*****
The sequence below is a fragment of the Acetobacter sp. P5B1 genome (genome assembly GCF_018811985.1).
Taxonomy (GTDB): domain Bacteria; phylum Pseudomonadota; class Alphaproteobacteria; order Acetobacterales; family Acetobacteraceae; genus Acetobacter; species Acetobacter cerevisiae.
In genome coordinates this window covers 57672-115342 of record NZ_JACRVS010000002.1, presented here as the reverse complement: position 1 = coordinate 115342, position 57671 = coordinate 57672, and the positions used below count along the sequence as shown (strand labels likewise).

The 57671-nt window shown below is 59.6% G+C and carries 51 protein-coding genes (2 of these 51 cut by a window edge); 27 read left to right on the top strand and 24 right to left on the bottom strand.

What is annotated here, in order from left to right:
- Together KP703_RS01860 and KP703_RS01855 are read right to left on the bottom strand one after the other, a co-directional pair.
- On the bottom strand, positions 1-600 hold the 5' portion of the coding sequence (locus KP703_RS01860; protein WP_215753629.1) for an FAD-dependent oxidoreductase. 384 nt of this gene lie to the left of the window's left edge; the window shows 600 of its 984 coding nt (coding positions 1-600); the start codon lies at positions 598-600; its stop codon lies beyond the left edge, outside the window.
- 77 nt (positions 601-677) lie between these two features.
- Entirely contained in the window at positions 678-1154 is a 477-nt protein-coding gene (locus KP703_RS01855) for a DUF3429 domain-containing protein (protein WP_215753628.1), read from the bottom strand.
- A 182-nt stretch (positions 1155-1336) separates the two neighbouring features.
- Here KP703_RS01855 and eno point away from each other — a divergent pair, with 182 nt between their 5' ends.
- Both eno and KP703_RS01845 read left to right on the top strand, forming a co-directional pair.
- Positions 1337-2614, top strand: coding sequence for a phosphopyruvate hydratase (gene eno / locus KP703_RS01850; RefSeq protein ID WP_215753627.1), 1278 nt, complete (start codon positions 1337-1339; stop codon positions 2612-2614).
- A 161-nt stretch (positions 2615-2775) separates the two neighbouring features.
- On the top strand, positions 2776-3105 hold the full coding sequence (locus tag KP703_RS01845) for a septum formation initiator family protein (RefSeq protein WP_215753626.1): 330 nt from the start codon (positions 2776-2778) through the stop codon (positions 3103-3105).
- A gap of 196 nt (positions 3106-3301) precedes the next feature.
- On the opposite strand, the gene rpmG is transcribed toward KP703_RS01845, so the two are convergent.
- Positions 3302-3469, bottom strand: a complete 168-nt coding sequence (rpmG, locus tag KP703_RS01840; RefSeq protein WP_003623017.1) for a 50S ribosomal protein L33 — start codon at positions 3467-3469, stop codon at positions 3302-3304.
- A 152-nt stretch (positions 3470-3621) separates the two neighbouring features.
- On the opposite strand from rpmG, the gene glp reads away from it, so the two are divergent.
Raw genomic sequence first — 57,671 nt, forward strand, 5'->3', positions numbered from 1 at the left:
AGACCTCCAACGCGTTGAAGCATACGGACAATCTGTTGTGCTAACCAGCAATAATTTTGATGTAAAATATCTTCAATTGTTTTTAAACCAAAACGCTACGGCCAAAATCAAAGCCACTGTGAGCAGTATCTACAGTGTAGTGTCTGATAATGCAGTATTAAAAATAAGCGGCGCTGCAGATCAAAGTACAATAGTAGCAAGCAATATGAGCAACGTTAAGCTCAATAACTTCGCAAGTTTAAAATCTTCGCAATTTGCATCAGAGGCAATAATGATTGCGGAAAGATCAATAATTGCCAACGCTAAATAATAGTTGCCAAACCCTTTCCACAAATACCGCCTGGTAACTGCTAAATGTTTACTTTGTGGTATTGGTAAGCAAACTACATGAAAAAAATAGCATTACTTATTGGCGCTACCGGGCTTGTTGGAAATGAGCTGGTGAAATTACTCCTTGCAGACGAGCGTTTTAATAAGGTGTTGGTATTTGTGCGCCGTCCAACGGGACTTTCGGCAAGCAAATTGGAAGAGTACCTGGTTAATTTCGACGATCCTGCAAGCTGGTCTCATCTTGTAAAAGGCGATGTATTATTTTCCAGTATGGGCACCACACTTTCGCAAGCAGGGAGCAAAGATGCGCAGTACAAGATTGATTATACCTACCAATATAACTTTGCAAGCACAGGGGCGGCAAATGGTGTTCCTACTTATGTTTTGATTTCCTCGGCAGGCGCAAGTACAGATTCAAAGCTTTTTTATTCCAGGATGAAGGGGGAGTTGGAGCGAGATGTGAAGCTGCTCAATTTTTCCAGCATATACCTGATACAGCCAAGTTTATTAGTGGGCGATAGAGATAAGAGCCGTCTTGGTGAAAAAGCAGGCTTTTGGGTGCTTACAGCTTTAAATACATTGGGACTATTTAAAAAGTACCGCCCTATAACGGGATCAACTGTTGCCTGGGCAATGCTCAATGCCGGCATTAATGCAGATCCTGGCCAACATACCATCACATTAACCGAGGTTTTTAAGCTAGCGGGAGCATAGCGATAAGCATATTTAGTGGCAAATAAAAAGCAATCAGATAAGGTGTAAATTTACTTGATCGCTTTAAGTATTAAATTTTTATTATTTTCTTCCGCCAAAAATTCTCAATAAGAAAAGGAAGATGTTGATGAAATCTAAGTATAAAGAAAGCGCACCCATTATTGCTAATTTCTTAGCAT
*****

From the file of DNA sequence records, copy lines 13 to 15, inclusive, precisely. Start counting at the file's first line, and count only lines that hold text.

- Positions 1337-2614, top strand: coding sequence for a phosphopyruvate hydratase (gene eno / locus KP703_RS01850; RefSeq protein ID WP_215753627.1), 1278 nt, complete (start codon positions 1337-1339; stop codon positions 2612-2614).
- A 161-nt stretch (positions 2615-2775) separates the two neighbouring features.
- On the top strand, positions 2776-3105 hold the full coding sequence (locus tag KP703_RS01845) for a septum formation initiator family protein (RefSeq protein WP_215753626.1): 330 nt from the start codon (positions 2776-2778) through the stop codon (positions 3103-3105).